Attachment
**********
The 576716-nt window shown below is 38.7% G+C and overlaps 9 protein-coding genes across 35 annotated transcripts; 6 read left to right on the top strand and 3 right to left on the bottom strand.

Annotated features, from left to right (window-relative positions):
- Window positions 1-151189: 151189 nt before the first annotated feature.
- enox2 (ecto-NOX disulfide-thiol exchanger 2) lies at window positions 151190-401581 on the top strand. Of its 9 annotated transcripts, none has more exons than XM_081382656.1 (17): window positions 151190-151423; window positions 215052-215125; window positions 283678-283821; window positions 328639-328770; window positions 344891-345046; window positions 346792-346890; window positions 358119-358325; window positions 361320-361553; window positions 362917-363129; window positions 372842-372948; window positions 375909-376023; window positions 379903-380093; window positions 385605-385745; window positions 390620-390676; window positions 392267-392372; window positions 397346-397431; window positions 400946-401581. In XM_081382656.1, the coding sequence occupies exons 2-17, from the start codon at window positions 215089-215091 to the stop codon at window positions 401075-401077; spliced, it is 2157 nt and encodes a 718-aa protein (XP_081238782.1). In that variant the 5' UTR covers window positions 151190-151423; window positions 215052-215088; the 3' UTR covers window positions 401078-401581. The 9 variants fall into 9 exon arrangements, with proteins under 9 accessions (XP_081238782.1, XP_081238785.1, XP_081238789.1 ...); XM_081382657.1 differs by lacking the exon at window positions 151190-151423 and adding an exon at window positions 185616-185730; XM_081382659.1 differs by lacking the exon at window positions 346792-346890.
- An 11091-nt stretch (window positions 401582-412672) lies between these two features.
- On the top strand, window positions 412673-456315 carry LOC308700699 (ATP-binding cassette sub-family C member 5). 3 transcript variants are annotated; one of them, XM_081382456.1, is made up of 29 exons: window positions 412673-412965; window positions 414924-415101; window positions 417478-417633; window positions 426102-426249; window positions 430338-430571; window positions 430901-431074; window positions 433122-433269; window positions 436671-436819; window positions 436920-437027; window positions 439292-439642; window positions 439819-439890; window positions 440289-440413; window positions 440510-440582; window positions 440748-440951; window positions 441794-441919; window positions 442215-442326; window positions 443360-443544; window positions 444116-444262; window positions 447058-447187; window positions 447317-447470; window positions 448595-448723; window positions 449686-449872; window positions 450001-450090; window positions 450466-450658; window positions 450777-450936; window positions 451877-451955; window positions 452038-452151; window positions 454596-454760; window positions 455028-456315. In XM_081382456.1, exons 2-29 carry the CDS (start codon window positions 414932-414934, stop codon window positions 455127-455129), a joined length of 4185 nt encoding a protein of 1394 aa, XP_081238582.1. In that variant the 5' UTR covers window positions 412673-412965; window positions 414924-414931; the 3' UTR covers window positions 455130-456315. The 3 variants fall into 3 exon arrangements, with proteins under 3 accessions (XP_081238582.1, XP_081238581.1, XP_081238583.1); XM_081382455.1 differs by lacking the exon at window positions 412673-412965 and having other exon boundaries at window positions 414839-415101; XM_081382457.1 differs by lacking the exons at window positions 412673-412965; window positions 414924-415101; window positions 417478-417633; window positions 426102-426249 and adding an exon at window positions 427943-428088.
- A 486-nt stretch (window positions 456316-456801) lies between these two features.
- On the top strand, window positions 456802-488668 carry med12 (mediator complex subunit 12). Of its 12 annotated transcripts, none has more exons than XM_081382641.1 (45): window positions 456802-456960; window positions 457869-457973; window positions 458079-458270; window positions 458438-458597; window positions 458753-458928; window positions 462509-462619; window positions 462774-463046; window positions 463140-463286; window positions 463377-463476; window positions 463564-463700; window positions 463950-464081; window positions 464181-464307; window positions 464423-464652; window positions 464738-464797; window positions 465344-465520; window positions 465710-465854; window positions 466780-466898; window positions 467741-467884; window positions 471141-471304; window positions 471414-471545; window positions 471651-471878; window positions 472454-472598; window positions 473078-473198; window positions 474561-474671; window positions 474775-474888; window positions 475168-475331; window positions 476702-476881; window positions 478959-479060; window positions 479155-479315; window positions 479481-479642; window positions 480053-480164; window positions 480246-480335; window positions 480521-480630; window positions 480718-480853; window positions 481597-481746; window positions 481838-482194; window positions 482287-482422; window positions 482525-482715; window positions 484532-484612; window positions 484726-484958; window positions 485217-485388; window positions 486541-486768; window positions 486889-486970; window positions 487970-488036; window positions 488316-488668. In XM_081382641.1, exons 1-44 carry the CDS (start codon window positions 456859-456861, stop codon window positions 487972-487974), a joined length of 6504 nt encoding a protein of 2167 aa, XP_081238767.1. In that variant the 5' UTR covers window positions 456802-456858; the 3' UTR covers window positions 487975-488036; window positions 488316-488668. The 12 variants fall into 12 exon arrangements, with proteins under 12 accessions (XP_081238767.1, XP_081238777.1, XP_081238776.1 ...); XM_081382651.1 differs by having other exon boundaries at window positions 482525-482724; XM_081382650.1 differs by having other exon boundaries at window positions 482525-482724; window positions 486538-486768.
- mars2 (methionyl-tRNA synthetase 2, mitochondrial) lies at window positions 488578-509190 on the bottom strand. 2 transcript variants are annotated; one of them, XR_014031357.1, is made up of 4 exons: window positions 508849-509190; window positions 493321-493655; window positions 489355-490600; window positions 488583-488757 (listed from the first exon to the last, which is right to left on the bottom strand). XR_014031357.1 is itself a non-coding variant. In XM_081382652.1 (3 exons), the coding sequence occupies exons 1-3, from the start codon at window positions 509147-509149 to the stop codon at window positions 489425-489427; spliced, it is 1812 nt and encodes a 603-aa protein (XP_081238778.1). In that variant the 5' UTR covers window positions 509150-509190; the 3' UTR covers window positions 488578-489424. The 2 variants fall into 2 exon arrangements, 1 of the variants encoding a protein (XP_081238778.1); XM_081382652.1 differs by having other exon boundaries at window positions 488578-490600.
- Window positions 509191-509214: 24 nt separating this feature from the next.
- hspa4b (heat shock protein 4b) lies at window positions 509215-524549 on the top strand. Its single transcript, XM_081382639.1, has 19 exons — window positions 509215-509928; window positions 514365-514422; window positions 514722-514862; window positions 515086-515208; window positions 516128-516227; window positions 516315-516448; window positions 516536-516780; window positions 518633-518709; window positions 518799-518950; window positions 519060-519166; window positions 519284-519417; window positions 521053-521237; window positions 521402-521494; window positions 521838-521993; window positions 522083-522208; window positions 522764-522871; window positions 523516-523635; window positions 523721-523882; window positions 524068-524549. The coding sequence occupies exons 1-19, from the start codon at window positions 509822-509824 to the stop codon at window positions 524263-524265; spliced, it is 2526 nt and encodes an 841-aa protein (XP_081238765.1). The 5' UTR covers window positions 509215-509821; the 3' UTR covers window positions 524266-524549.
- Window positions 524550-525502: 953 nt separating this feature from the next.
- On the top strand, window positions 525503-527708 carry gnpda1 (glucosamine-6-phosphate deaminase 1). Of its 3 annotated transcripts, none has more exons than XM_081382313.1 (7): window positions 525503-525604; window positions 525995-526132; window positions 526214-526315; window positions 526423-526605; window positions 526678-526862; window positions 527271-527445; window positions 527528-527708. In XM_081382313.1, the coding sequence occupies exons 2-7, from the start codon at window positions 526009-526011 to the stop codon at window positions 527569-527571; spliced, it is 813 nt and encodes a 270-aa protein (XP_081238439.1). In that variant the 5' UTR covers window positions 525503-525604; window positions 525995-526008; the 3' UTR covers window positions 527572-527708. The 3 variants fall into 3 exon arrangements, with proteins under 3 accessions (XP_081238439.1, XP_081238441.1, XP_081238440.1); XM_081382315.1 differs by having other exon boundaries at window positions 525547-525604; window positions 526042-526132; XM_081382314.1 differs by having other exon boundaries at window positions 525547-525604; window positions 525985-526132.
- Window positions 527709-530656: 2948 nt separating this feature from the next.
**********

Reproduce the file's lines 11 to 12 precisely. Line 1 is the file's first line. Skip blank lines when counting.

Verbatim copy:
- hspa4b (heat shock protein 4b) lies at window positions 509215-524549 on the top strand. Its single transcript, XM_081382639.1, has 19 exons — window positions 509215-509928; window positions 514365-514422; window positions 514722-514862; window positions 515086-515208; window positions 516128-516227; window positions 516315-516448; window positions 516536-516780; window positions 518633-518709; window positions 518799-518950; window positions 519060-519166; window positions 519284-519417; window positions 521053-521237; window positions 521402-521494; window positions 521838-521993; window positions 522083-522208; window positions 522764-522871; window positions 523516-523635; window positions 523721-523882; window positions 524068-524549. The coding sequence occupies exons 1-19, from the start codon at window positions 509822-509824 to the stop codon at window positions 524263-524265; spliced, it is 2526 nt and encodes an 841-aa protein (XP_081238765.1). The 5' UTR covers window positions 509215-509821; the 3' UTR covers window positions 524266-524549.
- Window positions 524550-525502: 953 nt separating this feature from the next.